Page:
Default Judgment - Definition
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Default Judgment Definition
A default judgment is a court-issued judgement that is legally binding. Based on the situation on ground and the decision of the court, a default judgement can favor either the plaintiff or the defendant in a legal suit. A court can issue a default judgement in favor of a plaintiff for example, if the defendant fails to make an appearance in the court or ignores court summons. Also, if either of the parties fails to execute an action ordered by the court, a default judgement can be given in favor of the other party.
A Little More on What is a Default Judgment
Generally, a default judgment is given if any action that is legally binding has been flouted by any of the parties involved in the lawsuit. Failure to provide substantial evidence for a claim or a valid proof can instigate a default judgment. Also, a default judgement can be issued by a court in favor of a plaintiff when the defendant has no appearance, defence or when he fails to honor or reply a court summons.
Default Judgmentsin the U.S., England and Wales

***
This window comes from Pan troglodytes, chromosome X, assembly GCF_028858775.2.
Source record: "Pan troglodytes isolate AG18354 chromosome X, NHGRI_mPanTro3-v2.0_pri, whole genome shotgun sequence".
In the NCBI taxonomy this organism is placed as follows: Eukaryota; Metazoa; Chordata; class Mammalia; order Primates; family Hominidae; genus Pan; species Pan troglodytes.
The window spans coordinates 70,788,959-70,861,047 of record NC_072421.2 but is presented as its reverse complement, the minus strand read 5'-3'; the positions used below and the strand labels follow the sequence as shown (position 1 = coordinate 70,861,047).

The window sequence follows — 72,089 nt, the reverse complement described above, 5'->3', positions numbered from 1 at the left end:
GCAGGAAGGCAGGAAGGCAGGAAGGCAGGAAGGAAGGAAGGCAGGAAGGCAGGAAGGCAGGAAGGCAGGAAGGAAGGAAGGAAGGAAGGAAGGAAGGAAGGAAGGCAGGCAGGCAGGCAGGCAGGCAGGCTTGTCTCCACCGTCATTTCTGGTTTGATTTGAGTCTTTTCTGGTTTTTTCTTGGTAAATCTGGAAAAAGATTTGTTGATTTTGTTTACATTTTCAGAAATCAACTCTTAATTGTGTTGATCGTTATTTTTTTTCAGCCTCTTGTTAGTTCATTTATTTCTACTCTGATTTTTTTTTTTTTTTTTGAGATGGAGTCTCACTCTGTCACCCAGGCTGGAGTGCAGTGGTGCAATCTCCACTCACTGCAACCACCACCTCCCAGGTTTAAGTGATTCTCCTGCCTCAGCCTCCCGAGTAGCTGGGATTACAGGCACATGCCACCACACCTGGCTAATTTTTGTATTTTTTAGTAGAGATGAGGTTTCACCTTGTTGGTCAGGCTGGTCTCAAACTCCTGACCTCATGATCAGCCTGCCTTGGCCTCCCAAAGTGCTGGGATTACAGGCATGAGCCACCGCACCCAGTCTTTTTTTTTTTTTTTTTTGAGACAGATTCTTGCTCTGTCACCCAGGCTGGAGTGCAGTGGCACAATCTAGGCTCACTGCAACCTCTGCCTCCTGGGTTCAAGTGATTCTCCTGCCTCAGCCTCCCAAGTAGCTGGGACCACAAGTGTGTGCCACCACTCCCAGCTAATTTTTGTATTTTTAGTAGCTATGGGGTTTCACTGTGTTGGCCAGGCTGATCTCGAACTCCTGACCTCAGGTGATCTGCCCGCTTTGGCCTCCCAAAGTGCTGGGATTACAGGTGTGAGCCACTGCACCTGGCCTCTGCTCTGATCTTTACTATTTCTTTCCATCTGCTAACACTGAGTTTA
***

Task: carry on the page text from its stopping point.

Default judgements in the United States is dependent on the state in which a lawsuit or civil action is filed. Different courts in the U. S have different administrative procedures, laws, regulations and rules. Hence, the procedures for a default judgment in a Federal Court in the United States will differ from the procedures used in state courts and tribal courts. For example, the Federal Rule 37(b)(iii) contains procedures for a default judgment. If for instance a plaintiff repeatedly fails to comply with court orders, the case will be struck out by the court and a default judgment given. On the other hand, in England and Wales, judgement in default otherwise called default judgement can only be u issued by the court in certain cases. Failure of a defendant to comply by court orders, submit required documents and proofs after being served court papers and required number of days to take the necessary steps, a default judgment can be passed.